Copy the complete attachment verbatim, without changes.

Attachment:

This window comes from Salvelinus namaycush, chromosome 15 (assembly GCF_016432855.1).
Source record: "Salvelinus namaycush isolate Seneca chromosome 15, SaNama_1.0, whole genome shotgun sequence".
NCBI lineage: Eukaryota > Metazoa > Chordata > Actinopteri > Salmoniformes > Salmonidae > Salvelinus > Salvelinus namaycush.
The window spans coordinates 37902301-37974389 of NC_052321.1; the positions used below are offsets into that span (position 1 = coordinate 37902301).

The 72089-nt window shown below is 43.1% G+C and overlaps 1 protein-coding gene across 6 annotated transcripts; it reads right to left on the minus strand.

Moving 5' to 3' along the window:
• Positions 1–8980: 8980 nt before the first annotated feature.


This window comes from Salvelinus namaycush, chromosome 15 (assembly GCF_016432855.1).
Source record: "Salvelinus namaycush isolate Seneca chromosome 15, SaNama_1.0, whole genome shotgun sequence".
NCBI lineage: Eukaryota > Metazoa > Chordata > Actinopteri > Salmoniformes > Salmonidae > Salvelinus > Salvelinus namaycush.
The window spans coordinates 37902301-37974389 of NC_052321.1; the positions used below are offsets into that span (position 1 = coordinate 37902301).

The 72089-nt window shown below is 43.1% G+C and overlaps 1 protein-coding gene across 6 annotated transcripts; it reads right to left on the minus strand.

Moving 5' to 3' along the window:
• Positions 1–8980: 8980 nt before the first annotated feature.